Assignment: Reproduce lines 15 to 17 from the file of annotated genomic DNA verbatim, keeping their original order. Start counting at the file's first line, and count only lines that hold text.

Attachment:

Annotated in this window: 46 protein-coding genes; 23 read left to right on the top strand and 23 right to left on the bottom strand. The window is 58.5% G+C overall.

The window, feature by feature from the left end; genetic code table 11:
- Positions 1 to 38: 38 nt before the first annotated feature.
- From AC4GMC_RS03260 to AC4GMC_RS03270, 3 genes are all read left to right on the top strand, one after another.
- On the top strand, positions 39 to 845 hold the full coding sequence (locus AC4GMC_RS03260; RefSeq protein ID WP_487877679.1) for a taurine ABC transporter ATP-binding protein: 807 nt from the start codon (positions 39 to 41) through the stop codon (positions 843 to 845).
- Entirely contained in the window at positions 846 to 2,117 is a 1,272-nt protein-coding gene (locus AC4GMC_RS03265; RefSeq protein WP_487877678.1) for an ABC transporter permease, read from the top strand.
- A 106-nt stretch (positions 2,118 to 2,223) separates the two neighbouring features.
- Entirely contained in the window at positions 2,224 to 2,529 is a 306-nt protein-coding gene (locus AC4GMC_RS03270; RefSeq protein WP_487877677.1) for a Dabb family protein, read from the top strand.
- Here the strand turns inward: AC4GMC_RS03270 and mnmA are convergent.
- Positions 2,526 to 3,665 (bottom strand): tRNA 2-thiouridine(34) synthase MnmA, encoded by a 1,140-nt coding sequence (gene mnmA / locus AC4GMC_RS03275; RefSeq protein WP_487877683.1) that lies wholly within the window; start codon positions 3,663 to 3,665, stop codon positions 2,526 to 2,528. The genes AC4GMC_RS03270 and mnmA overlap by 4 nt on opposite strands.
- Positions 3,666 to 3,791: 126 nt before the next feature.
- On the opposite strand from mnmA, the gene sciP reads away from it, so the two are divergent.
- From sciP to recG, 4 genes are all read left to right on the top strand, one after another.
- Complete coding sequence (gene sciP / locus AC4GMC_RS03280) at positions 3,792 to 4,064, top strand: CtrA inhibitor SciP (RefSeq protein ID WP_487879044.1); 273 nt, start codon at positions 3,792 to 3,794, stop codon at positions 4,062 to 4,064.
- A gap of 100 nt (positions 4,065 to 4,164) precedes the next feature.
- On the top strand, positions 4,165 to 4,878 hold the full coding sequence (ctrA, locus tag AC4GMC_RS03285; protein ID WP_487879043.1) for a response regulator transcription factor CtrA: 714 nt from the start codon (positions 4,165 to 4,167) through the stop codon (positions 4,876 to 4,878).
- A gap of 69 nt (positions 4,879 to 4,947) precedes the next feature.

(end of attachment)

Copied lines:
- A gap of 100 nt (positions 4,065 to 4,164) precedes the next feature.
- On the top strand, positions 4,165 to 4,878 hold the full coding sequence (ctrA, locus tag AC4GMC_RS03285; protein ID WP_487879043.1) for a response regulator transcription factor CtrA: 714 nt from the start codon (positions 4,165 to 4,167) through the stop codon (positions 4,876 to 4,878).
- A gap of 69 nt (positions 4,879 to 4,947) precedes the next feature.